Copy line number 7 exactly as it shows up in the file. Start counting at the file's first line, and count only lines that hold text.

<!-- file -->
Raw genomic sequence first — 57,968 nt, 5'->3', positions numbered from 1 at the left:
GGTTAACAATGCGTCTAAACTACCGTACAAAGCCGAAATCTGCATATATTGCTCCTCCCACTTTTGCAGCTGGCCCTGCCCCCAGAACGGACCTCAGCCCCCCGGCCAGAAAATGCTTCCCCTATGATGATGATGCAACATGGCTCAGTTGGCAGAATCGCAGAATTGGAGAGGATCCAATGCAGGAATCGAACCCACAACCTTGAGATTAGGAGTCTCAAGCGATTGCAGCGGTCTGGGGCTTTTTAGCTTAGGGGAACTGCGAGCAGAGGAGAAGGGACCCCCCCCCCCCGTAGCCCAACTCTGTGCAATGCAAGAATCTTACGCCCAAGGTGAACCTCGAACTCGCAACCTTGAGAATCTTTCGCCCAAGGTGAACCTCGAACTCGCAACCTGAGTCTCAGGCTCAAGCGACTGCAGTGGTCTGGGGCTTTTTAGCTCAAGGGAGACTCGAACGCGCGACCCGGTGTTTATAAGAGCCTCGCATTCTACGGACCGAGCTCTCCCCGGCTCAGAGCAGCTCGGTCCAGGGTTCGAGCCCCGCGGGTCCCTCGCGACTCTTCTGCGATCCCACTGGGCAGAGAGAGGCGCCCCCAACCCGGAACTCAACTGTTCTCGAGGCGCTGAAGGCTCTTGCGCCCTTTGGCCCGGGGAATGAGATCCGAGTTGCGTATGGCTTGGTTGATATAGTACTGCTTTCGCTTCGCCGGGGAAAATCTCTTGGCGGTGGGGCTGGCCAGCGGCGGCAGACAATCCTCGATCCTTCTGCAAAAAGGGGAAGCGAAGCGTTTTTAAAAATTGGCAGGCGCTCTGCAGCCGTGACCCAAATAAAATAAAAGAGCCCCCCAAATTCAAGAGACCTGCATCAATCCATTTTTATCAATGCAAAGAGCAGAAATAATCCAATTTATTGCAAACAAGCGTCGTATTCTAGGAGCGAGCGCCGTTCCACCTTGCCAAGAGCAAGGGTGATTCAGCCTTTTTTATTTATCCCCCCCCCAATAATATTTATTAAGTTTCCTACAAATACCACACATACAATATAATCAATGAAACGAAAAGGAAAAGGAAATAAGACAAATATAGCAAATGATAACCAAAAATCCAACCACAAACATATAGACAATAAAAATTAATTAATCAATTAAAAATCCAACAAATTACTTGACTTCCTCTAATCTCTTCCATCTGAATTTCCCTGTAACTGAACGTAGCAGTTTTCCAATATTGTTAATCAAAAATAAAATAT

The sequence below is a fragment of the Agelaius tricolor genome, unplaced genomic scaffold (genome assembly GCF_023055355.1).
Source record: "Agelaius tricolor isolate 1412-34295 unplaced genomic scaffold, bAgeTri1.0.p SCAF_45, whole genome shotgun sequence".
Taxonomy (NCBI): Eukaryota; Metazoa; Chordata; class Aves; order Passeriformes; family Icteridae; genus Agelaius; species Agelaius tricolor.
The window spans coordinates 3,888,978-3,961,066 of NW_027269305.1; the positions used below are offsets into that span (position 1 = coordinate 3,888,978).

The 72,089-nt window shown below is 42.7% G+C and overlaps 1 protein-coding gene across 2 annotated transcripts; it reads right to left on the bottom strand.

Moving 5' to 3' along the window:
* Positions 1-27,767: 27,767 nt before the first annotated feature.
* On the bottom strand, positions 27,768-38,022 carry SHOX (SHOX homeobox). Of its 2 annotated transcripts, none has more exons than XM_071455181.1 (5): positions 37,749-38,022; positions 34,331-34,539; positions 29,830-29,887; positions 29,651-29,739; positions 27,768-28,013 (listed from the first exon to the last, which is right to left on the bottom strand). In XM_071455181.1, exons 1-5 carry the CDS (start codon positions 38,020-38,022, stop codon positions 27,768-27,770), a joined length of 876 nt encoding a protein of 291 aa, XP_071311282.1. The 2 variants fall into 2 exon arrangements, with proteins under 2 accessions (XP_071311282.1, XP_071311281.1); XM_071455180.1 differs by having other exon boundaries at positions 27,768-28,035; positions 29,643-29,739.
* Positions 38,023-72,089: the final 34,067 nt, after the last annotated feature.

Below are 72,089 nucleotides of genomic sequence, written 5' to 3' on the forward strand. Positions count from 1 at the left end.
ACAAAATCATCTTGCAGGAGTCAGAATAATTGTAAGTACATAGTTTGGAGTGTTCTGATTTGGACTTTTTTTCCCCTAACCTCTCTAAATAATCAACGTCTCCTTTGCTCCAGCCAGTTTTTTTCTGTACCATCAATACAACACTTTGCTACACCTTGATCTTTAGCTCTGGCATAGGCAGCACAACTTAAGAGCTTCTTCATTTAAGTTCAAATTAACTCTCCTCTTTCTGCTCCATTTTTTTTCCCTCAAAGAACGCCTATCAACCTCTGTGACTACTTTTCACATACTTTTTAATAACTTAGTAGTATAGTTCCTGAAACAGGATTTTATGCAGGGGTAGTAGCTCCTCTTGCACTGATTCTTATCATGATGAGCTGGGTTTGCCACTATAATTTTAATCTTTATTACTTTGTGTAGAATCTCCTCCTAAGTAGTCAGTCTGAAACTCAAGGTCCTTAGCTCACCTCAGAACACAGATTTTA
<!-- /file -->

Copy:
The 72,089-nt window shown below is 42.7% G+C and overlaps 1 protein-coding gene across 2 annotated transcripts; it reads right to left on the bottom strand.